"They're overwhelmed just by the volume of material that they have to wade through," said Jacqueline Pegram, a counselor at Banneker. "One parent once told me that her son's idea of going through his college material was to pick up the crate where the material was located and move it to another portion of his room."
Georgetown's long-time dean of admissions, Charles Deacon, says there's a bright side to the pressure.
"It's a result of a very good thing," he said. "It's a very egalitarian movement that's happened in our country. Today, 30, 40 percent of our high school graduates see college in their future, compared to 10 or 15 percent just 30 years ago. And that 10 or 15 percent 30 years ago was a pretty advantaged population."
‘College Name … Helps You Succeed’
But, for many of these kids, just any college won't do.
"I basically, think it's … the college name that helps you succeed and have people recognize you," said Andrew Bontrous, a Langley student.
"Seems like society sort of puts pressure on people to go to a good-name college," said Ann Marie Dooley, a Georgetown Visitation student. "I would just rather go to a school that I liked, although I am looking at colleges that happen to have good names."
"I'll have a student on one side of me and the parents on the other," Brinker said. "And we're not agreeing with what is the best match for the student. And that's what I think is most important. There's 3,000 schools out there. And it's about a match. Where are you going to grow the most and do the best?"
"They want to get into the best school they can get into," said Suzanne Colligan, a counselor at Georgetown Visitation. "They want to feel good that all their hard work paid off and that they can feel proud of themselves, and that their parents can feel proud of them."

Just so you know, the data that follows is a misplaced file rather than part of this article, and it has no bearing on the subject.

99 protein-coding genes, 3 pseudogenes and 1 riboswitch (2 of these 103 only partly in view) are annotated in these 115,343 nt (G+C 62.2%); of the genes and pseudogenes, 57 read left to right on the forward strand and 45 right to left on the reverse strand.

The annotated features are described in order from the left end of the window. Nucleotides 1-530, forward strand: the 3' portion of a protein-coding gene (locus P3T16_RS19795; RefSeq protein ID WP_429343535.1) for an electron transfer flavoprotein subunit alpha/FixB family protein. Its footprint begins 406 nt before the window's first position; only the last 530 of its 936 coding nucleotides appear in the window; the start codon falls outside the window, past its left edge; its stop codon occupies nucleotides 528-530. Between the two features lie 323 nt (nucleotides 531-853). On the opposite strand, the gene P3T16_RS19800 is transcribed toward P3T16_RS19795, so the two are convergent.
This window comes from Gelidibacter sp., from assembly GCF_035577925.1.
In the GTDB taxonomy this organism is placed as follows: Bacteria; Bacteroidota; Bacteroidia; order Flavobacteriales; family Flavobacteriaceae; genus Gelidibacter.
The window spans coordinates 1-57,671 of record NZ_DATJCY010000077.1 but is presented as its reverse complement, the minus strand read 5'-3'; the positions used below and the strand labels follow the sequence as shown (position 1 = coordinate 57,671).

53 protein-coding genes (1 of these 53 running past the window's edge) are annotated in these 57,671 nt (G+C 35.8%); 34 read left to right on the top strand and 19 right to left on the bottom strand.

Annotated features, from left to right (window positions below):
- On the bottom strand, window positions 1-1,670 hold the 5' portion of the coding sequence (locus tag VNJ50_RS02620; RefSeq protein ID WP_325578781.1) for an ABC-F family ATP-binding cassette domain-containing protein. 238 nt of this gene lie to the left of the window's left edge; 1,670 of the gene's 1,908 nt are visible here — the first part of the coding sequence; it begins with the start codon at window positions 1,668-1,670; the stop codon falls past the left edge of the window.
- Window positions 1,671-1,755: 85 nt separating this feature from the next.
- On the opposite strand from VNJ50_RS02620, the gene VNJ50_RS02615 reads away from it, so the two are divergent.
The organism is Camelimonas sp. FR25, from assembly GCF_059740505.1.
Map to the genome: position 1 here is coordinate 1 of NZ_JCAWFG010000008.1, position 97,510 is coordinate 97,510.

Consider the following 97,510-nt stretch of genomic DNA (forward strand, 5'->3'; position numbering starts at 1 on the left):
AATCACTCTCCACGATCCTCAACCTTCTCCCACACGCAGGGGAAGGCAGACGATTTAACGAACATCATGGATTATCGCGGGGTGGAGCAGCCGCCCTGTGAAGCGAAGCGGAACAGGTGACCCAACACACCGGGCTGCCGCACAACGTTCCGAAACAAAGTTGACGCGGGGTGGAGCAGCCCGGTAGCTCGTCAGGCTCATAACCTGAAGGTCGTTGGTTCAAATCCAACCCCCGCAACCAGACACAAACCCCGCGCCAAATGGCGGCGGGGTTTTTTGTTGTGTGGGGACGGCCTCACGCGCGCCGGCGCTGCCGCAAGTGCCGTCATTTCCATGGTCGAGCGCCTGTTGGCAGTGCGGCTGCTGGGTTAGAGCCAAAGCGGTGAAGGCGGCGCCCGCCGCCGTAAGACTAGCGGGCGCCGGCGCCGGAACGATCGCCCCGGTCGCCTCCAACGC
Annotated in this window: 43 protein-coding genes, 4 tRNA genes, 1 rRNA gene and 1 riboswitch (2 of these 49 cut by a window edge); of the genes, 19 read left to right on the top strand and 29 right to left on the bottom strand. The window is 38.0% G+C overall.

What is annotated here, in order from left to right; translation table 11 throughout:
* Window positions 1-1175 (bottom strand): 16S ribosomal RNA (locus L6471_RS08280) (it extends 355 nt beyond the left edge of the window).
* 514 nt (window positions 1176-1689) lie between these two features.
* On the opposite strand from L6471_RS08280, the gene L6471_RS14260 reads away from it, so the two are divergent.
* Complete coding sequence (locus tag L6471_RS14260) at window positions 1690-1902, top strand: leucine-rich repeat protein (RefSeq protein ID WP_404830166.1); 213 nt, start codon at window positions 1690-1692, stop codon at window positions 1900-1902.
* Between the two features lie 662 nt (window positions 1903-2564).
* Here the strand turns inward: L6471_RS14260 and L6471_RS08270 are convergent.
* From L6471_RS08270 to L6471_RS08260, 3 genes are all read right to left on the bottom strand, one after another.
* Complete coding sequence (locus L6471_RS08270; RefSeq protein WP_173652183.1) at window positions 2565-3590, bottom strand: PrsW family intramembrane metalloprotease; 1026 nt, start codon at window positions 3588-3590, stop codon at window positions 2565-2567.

It has to be said that, for some, prestige is not the no. 1 issue.
"The only reason I really had to scratch some colleges off my list is, basically, financially, they're just too expensive," Brown said. "Some schools just are unrealistic in their price. And being in debt for the next 15 years just isn't appealing to me."
A fellow Banneker student, Narissae Francis, added it is enough, "Just as long as I get an education that I need and am able to take away the knowledge that I need to … have in order to do what I want to do with my life."
"Depending on what you think is a good school for your career, I believe that you should focus more on that," said another, Karina Uedawho. It's "not the end of the world. And it's more like, you have to be confident going into this process."
If she doesn't get into her top choice, "I might cry but, I know maybe it wasn't in my destiny to be there."
Pegram said she does not feel excessive pressure of getting all Banneker students into a "name" school.
"I feel, as my colleagues do, the pressure of getting students into schools that meet their needs," she said. "As I tell students, I've never visited a school that didn't have a name."
ABCNEWS' Michel Martin and Courtney King contributed to this report.